Dr Disa Sauter, studied people from Britain and from the Himba, a group of over 20,000 people living in small settlements in northern Namibia as part of her PhD research at UCL. In the very remote settlements, where the data for the present study were collected, the individuals live completely traditional lives, with no electricity, running water, formal education, or any contact with people from other groups.
Participants in the study listened to a short story based around a particular emotion, for example, how a person is very sad because a relative of theirs had died recently. At the end of the story they heard two sounds - such as crying and of laughter - and were asked to identify which of the two sounds reflected the emotion being expressed in the story. The British group heard sounds from the Himba and vice versa.
"People from both groups seemed to find the basic emotions - anger, fear, disgust, amusement, sadness and surprise - the most easily recognizable," says Professor Scott, a Wellcome Trust Senior Research Fellow. "This suggests that these emotions - and their vocalizations - are similar across all human cultures."
The findings support previous research which showed that facial expressions of these basic emotions are recognized across a wide range of cultures. Despite the considerable variation in human facial musculature, the facial muscles that are essential to produce the basic emotions are constant across individuals, suggesting that specific facial muscle structures have likely evolved to allow individuals to produce universally recognizable emotional expressions.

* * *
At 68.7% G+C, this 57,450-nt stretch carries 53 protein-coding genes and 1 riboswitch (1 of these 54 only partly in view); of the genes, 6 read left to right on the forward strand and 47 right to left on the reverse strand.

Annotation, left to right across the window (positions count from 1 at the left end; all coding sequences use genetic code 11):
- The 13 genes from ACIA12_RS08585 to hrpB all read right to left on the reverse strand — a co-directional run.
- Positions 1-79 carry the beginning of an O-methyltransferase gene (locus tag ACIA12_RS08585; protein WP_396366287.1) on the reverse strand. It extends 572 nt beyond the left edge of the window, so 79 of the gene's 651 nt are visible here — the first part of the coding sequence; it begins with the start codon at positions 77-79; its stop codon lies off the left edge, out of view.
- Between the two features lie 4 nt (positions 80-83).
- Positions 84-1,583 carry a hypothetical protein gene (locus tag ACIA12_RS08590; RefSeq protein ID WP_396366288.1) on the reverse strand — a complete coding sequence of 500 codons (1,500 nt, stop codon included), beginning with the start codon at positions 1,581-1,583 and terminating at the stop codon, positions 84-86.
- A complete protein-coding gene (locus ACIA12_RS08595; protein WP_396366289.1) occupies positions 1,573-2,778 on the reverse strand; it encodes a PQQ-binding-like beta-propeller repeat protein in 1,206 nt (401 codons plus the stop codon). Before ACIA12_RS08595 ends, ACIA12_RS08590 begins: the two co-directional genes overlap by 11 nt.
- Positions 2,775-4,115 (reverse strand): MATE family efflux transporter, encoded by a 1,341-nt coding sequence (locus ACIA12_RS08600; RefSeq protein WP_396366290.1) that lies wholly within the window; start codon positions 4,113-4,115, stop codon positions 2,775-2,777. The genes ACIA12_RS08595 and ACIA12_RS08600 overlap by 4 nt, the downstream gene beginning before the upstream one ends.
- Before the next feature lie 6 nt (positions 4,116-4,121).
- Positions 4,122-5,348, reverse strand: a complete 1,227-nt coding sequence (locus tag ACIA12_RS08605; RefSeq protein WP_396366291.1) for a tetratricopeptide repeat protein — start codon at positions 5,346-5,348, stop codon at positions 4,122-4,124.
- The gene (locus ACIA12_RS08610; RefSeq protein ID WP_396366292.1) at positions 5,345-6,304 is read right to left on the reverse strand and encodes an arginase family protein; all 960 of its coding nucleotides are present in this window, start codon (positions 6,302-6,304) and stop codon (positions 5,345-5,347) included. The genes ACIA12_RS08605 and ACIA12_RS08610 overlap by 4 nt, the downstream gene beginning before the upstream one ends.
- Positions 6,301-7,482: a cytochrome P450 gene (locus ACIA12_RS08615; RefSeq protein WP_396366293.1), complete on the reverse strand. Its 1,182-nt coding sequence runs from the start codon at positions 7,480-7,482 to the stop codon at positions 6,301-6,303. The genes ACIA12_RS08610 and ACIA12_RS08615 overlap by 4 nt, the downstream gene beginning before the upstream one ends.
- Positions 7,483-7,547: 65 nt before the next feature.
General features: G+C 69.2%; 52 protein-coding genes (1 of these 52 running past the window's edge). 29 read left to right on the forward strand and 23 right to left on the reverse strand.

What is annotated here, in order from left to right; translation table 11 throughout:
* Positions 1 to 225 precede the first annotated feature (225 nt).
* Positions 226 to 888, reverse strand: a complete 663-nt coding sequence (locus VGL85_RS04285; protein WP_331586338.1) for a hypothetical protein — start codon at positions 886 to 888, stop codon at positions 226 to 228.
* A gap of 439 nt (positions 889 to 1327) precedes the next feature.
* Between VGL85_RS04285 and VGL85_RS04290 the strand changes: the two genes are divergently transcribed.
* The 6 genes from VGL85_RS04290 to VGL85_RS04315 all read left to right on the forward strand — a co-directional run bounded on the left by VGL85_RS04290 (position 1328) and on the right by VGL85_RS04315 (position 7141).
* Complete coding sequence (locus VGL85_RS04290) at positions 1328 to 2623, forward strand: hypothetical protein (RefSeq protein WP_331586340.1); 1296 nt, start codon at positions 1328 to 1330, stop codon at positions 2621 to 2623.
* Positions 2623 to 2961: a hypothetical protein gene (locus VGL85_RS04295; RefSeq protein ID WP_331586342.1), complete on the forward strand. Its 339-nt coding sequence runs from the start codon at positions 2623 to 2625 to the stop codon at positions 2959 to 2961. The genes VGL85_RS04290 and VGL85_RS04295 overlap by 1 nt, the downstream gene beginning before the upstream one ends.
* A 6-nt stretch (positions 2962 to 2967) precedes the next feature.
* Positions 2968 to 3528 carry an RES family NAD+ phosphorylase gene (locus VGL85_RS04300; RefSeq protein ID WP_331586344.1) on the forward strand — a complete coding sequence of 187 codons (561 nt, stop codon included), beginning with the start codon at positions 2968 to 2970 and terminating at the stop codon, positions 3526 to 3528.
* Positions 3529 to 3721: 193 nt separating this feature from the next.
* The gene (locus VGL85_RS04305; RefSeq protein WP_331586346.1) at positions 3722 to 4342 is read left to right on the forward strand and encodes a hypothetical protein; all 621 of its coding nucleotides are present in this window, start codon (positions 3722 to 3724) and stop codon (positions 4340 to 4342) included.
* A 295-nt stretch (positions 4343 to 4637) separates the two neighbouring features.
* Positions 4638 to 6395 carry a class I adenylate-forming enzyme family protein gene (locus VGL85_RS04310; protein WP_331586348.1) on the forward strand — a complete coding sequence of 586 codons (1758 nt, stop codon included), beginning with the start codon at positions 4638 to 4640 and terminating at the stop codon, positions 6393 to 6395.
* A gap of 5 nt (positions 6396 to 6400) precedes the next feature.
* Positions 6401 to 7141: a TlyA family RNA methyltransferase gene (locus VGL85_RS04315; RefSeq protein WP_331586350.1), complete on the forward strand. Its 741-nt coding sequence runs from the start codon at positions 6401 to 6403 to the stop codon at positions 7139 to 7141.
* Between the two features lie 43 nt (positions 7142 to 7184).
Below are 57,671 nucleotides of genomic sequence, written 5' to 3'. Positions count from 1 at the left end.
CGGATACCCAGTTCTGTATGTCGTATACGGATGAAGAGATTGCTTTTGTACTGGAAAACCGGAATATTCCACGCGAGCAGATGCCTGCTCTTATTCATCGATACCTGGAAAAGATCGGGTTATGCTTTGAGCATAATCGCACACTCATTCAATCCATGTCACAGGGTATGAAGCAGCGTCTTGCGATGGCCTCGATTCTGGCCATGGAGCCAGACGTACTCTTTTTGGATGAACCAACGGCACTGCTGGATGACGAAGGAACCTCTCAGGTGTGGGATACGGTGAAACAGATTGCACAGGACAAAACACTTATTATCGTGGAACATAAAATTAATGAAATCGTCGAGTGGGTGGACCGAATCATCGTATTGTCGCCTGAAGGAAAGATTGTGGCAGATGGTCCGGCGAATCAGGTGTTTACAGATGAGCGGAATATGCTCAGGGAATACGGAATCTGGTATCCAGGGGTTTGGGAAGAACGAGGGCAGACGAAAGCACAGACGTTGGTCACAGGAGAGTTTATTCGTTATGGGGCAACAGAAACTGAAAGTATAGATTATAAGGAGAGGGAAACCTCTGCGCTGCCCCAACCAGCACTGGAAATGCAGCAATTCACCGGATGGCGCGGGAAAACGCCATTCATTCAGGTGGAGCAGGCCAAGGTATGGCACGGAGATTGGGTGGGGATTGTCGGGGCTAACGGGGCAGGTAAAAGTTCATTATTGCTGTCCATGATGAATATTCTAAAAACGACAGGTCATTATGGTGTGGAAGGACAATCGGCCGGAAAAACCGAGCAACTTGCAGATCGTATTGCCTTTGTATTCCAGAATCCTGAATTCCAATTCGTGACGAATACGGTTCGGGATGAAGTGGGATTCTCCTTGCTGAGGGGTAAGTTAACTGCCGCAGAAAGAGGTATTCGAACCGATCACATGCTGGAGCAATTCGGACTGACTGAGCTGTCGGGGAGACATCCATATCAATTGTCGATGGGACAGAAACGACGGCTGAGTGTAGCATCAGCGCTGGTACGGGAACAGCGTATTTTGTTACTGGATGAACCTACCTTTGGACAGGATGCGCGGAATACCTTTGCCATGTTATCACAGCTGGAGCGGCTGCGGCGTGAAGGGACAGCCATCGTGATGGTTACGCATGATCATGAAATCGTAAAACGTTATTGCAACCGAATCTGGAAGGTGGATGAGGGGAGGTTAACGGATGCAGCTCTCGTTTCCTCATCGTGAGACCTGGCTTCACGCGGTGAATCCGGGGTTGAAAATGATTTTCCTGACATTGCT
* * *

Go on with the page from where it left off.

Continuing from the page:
One positive sound was particularly well recognized by both groups of participants: laughter. Listeners from both cultures agreed that laughter signified amusement, exemplified as the feeling of being tickled.
"Tickling makes everyone laugh - and not just humans," says Dr Disa Sauter, who tested the Himba and English participants. "We see this happen in other primates such as chimpanzees, as well as other mammals. This suggests that laughter has deep evolutionary roots, possibly originating as part of playful communication between young infants and mothers.
"Our study supports the idea that laughter is universally associated with being tickled and reflects the feeling of enjoyment of physical play."
Previous studies have shown that smiling is universally recognized as a signal of happiness, raising the possibility that laughter is the auditory equivalent of smiles, both communicating a state of enjoyment. However, explains Professor Scott, it is possible that laughter and smiles are in fact quite different types of signals, with smiles functioning as a signal of generally positive social intent, whereas laughter may be a more specific emotional signal, originating in play.